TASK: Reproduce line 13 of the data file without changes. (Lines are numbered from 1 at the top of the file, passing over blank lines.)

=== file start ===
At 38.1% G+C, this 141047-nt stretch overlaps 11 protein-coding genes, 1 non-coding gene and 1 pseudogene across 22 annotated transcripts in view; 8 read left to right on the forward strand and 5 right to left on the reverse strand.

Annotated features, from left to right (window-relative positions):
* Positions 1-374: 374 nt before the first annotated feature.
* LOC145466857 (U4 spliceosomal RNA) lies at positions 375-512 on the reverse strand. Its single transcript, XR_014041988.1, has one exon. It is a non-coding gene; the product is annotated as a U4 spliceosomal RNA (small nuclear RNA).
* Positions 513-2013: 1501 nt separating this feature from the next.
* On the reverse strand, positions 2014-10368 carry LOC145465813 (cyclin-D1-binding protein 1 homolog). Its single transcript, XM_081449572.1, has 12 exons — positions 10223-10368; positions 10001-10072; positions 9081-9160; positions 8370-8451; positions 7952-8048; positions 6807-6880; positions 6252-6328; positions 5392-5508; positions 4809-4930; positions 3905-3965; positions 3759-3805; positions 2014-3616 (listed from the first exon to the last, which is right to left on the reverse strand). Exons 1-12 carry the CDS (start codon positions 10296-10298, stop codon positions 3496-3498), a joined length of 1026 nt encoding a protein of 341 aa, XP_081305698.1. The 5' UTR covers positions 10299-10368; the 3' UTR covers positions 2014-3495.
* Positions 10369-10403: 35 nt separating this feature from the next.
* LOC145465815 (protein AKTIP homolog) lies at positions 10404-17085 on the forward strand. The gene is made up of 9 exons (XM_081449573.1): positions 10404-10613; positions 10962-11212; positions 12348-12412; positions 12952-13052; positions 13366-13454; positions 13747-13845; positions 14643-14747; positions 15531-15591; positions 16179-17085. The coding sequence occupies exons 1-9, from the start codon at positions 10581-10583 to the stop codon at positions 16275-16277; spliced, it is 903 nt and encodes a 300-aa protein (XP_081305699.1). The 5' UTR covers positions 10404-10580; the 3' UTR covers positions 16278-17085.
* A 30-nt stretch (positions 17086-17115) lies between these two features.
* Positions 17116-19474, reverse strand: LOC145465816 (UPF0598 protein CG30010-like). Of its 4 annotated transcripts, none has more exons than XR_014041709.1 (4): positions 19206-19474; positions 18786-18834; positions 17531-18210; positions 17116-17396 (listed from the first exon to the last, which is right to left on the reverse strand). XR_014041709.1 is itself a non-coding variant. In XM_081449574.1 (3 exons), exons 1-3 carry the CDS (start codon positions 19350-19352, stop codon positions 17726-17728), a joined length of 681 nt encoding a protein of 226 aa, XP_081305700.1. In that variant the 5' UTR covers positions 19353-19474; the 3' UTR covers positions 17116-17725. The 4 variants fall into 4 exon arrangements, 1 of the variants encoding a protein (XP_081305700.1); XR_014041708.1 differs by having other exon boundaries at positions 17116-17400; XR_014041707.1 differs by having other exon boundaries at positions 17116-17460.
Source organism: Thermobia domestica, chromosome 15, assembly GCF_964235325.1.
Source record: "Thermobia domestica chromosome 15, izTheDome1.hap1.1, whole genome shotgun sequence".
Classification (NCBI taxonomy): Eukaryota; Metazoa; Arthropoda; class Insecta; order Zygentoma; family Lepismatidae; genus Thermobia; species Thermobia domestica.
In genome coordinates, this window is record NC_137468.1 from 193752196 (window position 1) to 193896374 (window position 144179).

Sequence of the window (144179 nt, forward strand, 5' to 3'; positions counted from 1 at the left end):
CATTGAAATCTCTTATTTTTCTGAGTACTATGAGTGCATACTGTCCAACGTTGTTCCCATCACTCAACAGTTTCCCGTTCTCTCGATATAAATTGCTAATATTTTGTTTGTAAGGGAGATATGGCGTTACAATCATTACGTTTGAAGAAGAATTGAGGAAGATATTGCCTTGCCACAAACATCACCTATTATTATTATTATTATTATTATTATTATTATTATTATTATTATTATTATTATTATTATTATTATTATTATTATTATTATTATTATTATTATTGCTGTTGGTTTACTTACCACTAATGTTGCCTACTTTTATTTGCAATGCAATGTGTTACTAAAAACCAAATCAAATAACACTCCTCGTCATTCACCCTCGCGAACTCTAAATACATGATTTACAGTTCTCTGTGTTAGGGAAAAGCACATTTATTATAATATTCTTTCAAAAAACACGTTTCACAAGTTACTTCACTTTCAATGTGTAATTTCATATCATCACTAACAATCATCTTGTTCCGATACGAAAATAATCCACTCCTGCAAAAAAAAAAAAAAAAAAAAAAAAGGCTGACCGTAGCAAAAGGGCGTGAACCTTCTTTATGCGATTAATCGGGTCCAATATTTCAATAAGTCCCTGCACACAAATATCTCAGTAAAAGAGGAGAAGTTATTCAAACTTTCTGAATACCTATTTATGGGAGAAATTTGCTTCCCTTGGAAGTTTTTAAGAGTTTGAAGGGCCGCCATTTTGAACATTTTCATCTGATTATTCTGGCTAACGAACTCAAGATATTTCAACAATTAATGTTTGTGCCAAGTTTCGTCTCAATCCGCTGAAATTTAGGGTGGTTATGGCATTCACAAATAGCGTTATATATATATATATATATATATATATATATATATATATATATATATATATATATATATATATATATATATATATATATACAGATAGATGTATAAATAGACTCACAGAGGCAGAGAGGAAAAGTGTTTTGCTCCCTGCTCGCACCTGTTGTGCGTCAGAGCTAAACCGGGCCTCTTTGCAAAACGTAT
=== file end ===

Classification (NCBI taxonomy): Eukaryota; Metazoa; Arthropoda; class Insecta; order Zygentoma; family Lepismatidae; genus Thermobia; species Thermobia domestica.